A “school design” is much more than curriculum but involves thinking through many aspects of the life of a school: educational objectives; choice of curriculum; rewarding and developing faculty; assessment systems; the culture of a school; school calendar; schedule; and hundreds of other decisions, each affecting one another.
As a new school, Avenues has had the unique opportunity to design its curriculum, and the other components of a school design, from scratch. Any curriculum design, however, is based on a number of well-established factors, including national and local standards and the school’s mission.
Avenues’ curriculum design process begins with consideration of these factors and then uses what Grant Wiggins, a nationally recognized educator, called “backwards planning” in his approach called “understanding by design (UbD.)” This approach focuses first on the outcomes desired, then works backwards, plotting the steps that will produce those outcomes. UbD helps teachers clarify learning goals, devise assessments that reveal student understanding and craft effective learning activities. Developed by Mr. Wiggins in association with Jay McTighe, UbD’s key idea is that a primary goal of education should be the development and deepening of student understanding, which is most effectively revealed when students can transfer what they have learned in one area to understanding in other areas. By defining what student outcomes they want to achieve, teachers then work backwards to develop their curriculum to reach those goals.
A major component of the resulting curriculum design is a good assessment program, which will allow teachers and administrators to evaluate how students are progressing and where they need to go. The curriculum can then be adjusted to respond to students’ needs, improving and strengthening it through many iterations, with more detail added with each iteration.
Curriculum design, then, is not a one-time process. The school is constantly reexamining the curriculum, fine-tuning and improving it, both during the school year and at the end of each year.
December 8, 2017
Yayoi Kusama Festival of Life show was such a special experience for our pre-K students as they wandered through her “infinity rooms.” The first room in the show is an immersive experience for everyone who visits, and our 4 and 5-year-olds really seemed to connect with it.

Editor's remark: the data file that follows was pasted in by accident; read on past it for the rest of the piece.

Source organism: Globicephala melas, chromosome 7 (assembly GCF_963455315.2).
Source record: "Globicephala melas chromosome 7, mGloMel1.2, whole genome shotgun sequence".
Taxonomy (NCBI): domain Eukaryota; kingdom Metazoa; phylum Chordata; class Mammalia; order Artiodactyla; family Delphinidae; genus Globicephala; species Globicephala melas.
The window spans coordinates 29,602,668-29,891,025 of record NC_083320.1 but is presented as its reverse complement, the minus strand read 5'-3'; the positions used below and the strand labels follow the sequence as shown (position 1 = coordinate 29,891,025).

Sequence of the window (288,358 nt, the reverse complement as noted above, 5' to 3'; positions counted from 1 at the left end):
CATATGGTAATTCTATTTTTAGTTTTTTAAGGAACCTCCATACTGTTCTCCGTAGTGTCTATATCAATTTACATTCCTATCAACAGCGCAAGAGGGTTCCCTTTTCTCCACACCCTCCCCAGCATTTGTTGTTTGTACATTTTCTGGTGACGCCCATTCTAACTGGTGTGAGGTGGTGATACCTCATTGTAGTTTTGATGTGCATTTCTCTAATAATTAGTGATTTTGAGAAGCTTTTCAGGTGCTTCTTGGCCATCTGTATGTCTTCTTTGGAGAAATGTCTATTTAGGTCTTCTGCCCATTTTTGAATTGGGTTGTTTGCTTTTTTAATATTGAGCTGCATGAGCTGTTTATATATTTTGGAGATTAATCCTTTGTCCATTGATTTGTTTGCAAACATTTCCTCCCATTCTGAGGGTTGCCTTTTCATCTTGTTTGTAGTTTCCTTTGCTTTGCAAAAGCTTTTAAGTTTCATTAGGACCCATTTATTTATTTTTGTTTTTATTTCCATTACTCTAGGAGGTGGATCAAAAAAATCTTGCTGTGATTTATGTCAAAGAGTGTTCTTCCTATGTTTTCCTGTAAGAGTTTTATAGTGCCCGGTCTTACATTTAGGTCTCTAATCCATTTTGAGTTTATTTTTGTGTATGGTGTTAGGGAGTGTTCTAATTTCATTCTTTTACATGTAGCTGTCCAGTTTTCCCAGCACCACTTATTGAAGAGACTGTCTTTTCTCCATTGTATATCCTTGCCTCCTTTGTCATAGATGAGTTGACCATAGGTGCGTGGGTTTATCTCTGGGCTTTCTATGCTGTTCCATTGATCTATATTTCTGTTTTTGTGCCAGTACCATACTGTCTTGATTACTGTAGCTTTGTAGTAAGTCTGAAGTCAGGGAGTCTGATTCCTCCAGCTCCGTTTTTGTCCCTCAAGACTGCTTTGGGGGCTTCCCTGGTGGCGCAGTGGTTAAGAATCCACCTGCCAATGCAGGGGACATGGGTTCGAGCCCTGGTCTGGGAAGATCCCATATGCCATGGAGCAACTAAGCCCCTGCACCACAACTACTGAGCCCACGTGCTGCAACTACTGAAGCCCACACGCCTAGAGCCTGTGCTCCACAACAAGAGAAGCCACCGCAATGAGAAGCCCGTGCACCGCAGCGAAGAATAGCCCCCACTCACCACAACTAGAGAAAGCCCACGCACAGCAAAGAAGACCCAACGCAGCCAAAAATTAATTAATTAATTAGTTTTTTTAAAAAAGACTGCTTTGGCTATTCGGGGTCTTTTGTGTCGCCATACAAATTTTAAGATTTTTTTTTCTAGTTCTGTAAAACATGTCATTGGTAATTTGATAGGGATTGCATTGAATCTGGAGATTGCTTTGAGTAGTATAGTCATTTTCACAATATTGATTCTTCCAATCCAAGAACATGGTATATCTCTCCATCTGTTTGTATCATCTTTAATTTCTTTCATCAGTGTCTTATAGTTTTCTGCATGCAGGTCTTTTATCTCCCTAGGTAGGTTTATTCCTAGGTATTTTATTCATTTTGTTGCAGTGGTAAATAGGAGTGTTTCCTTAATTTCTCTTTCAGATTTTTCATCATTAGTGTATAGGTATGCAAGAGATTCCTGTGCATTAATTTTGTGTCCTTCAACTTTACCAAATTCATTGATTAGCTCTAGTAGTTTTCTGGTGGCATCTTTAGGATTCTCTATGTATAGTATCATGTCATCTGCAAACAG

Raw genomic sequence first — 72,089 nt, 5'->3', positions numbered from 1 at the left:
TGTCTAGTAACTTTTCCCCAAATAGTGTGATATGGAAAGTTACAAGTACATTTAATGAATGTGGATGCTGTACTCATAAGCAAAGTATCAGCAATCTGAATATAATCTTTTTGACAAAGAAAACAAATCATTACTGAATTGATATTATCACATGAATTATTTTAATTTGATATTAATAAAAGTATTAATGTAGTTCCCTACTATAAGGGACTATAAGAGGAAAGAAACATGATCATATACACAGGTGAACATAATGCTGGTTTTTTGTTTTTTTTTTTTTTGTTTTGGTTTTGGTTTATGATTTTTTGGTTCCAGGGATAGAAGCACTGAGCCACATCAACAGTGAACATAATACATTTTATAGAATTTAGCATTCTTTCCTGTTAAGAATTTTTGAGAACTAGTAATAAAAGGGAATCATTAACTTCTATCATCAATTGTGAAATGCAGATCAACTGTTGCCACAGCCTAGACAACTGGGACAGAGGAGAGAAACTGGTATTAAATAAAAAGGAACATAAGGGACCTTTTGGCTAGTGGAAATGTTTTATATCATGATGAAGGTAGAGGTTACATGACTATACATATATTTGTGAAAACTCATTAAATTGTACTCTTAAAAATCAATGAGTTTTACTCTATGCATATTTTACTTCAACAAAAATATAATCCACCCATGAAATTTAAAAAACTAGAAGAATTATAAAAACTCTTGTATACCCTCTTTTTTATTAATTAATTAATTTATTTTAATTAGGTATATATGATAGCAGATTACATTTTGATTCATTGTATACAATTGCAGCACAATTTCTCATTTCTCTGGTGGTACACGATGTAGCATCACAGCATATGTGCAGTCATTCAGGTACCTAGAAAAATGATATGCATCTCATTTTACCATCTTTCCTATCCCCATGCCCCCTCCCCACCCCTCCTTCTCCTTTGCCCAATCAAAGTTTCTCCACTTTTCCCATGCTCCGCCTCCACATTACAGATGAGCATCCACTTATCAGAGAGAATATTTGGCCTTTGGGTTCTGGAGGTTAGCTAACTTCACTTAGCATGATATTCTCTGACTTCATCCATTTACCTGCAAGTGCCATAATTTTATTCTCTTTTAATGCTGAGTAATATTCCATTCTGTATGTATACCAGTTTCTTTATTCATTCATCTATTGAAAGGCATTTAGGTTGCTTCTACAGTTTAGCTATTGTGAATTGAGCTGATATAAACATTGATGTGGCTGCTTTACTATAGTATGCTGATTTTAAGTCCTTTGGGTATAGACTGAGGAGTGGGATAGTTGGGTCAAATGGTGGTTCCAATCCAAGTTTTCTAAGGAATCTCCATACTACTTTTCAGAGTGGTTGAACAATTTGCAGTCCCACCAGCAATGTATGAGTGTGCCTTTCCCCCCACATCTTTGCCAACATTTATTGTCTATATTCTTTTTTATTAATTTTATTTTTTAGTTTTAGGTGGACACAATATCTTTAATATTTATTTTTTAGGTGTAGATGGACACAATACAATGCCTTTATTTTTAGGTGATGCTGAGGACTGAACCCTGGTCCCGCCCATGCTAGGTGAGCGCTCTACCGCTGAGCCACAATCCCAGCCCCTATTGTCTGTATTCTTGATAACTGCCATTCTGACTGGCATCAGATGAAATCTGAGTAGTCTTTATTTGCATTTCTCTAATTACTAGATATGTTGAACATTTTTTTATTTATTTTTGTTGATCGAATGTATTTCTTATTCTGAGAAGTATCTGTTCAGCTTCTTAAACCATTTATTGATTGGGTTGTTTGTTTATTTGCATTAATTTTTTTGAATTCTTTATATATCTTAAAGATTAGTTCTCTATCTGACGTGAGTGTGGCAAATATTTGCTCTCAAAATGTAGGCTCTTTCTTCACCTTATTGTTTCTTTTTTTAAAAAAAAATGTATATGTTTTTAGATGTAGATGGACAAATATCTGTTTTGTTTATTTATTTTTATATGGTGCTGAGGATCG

December 5, 2017
Last week, having almost completed all high school math curriculum, a group of 12th graders set foot to find beauty outside the classroom. This time, they looked for patterns not in a sequence of math problems, but ones hidden in the works of artists. As a prelude to their yearlong math-art project, students visited galleries in Chelsea. One of the stops was home to works by artist Ruth Asawa.
December 1, 2017
In 5th grade, students take a weekly one-hour class called Fab Five. The Fab Five classes consist of Drama, Journalism, Public Speaking, Creative Computing and Wellness. In the Creative Computation class, students learned to build a computer from scratch.
November 29, 2017
We asked the kids to share what they know about emotions, and then generated a list of all the feelings we know. One child made a quick connection and said, “Hey! Emojis, emotions. They’re like the same thing!” We used this observation to help us draw facial expressions for our own class emojis and then thought about how and why we feel the ways we do.
November 28, 2017
In Spanish class with Profesora Valeria, 8th-grade students are working on the topic “City Life.” Through language study, they make connections with other content areas; compare the language and culture studied with their own; and participate in home and global communities.